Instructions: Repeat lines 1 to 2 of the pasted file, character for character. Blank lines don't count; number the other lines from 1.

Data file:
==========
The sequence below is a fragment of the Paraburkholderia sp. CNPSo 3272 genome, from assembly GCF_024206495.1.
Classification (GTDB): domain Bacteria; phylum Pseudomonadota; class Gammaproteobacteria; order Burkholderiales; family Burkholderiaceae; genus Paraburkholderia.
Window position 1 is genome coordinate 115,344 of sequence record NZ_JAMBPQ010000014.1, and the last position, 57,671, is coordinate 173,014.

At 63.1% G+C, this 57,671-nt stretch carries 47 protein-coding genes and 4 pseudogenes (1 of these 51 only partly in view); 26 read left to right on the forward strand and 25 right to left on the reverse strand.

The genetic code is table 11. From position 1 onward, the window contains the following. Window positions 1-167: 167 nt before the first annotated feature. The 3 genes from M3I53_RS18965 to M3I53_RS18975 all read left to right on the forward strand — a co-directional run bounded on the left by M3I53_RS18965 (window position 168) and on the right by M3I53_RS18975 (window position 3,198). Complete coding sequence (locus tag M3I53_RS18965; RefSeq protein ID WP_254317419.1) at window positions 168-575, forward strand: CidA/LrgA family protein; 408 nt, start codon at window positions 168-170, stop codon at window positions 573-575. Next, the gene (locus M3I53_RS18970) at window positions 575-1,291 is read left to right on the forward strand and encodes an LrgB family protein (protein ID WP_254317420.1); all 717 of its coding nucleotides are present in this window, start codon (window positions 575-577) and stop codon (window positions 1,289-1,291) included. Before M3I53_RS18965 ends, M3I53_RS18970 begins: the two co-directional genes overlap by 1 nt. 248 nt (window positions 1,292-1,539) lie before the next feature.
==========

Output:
The sequence below is a fragment of the Paraburkholderia sp. CNPSo 3272 genome, from assembly GCF_024206495.1.
Classification (GTDB): domain Bacteria; phylum Pseudomonadota; class Gammaproteobacteria; order Burkholderiales; family Burkholderiaceae; genus Paraburkholderia.